As far as structuring the deal goes, I use a standard Realtor purchase & sale contract, a standard Realtor lease agreement, and a special addendum (drafted by my attorney) to change the contract to a lease purchase. Basically there are 2 separate agreements. 1 agreement is the purchase & sale contract with LP addendum, the other is the lease agreement. I want the applicant to have 2 distinct relationships with me. 1 relationship as a buyer and the other as a tenant. That way if for some reason I have to evict this person, I can do it under the lease and not be forced to do some sort of foreclosure or ejectment proceeding. Evictions can typically be done in a few weeks whereas foreclosures can take 6 months or a year. By keeping the 2 agreements separate, this gives the tenant the right to still buy the property even if they are being evicted - I give them 7 days after the eviction to close the transaction or else the purchase & sale contract terminates by its own terms.
I also split the deposit money they give me into 2 groups. The bigger chunk is an earnest money deposit under the contract. This money is non-refundable and I get to pocket it and do what I want with it right away. The second smaller amount is the security deposit under the lease. This money is placed in an account as required by the Florida landlord/tenant act. This way even if the person does not end up buying, at least they get something back if they move out in an orderly fashion.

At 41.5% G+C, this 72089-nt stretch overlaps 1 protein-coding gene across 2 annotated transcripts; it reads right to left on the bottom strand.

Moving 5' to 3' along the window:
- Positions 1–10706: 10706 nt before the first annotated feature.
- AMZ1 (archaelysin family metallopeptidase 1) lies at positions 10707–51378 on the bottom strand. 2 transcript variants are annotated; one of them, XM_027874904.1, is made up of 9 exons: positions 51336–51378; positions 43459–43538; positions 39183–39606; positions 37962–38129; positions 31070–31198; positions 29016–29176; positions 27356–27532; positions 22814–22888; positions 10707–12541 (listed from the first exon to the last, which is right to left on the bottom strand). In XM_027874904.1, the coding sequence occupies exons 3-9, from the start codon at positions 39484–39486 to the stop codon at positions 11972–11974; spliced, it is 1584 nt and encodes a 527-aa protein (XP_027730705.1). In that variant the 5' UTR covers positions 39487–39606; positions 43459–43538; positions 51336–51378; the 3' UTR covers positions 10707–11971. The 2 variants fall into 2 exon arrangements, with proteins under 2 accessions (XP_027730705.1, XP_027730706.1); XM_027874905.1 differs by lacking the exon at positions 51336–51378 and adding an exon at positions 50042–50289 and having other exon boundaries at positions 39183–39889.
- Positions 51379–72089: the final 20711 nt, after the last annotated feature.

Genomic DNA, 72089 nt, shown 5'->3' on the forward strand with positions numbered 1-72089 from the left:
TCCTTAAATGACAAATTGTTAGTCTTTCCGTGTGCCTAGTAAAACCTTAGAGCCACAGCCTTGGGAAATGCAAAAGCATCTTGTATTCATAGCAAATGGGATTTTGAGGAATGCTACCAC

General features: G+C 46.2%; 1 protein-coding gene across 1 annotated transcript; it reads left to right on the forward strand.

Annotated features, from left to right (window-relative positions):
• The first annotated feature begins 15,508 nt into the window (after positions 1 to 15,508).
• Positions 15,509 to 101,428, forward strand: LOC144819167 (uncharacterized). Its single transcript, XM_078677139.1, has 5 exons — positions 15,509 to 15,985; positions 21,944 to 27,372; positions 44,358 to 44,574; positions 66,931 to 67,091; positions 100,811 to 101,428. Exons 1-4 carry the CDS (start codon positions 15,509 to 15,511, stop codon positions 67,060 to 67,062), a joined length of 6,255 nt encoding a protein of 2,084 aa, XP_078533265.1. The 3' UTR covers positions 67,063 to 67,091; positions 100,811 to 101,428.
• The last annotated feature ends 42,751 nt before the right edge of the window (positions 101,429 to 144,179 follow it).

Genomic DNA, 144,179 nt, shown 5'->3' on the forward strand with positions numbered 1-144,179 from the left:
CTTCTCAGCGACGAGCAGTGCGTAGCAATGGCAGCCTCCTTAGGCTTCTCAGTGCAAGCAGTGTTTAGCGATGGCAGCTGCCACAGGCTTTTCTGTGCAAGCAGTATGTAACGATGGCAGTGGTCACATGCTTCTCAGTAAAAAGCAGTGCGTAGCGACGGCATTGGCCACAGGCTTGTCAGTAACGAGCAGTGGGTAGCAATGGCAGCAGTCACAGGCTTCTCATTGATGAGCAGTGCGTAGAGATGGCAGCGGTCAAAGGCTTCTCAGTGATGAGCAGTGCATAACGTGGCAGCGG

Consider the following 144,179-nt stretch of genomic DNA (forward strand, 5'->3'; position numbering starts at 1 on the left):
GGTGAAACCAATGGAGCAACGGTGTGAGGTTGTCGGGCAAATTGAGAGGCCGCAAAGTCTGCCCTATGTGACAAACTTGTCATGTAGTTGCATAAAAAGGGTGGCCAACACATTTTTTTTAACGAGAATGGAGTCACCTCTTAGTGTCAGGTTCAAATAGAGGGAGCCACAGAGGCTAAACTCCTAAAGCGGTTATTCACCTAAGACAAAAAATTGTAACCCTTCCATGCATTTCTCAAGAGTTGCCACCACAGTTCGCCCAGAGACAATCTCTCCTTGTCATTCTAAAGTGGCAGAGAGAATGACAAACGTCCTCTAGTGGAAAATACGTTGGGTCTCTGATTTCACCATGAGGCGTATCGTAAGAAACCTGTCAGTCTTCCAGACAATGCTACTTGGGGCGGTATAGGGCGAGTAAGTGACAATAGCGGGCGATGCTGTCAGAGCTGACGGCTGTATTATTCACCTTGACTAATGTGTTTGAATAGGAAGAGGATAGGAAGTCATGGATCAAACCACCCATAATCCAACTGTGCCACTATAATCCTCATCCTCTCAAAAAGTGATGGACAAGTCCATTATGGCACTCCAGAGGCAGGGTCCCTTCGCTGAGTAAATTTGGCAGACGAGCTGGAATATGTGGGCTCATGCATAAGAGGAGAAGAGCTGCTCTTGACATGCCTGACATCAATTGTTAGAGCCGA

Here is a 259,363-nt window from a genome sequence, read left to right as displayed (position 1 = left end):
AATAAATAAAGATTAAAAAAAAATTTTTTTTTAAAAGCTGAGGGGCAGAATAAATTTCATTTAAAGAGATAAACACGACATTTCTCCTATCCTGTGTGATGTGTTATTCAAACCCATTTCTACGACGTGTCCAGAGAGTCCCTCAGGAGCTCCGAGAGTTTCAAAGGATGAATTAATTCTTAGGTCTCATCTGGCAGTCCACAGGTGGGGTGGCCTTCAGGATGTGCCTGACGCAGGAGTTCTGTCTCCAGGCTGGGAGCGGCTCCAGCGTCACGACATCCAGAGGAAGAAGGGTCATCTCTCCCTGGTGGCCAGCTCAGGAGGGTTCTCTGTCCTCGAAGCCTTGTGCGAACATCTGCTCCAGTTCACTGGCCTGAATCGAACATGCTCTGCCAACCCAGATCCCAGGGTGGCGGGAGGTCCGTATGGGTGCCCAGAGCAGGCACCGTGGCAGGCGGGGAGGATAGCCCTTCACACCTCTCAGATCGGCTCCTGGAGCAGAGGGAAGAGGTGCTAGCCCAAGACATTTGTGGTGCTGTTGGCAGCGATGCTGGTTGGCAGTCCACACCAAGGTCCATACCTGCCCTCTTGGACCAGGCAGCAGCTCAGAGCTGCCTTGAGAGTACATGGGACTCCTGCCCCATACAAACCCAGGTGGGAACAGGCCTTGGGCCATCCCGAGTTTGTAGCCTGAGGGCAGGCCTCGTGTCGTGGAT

Some people like to let the buyer have a portion of the monthly payment go towards the deposit. To sort of add up during the time of the agreement. Personally I prefer not to do this, but if the buyer insists I will allow it as long as they are paying above market rent and give me a good-sized upfront deposit.
How much do I ask for the upfront deposit? I learned years ago that it is best to be vague about this. Normally when people ask me, I tell them we standardly ask for 5% of the purchase price as a down payment, but if they do not have that much we are willing to work with anyone who is interested. You definitely need to be much more liberal right now when the market is slow, so if they try to nail me down on a bare minimum I will give them a minimum figure of a few thousand dollars.
Regarding the term of the agreement, I don't like to write these agreements for more than 12 months. As most people know from this latest roller coaster market we have had, prices and market conditions can change drastically in a short period of time. If at the end of a year, the people need an extension I am willing to sit down with them and reasonably re-evaluate the price and terms of the agreement. I did have one couple do this with me for 3 years by paying me a $500 extension fee each year.
The main thing with all this is to be flexible. In a buyer's market, anything you can advertise to make your property stand out above the others is a good thing. If anybody has specific questions on lease purchase, feel free to ask.
Copyright © 2007. Sand Dollar Realty Group, Inc. All rights reserved.
Rob Arnold, ABR, CPL, GRI, Full service and investor friendly Realtor, Managing real estate broker, Licensed mortgage broker, Notary Public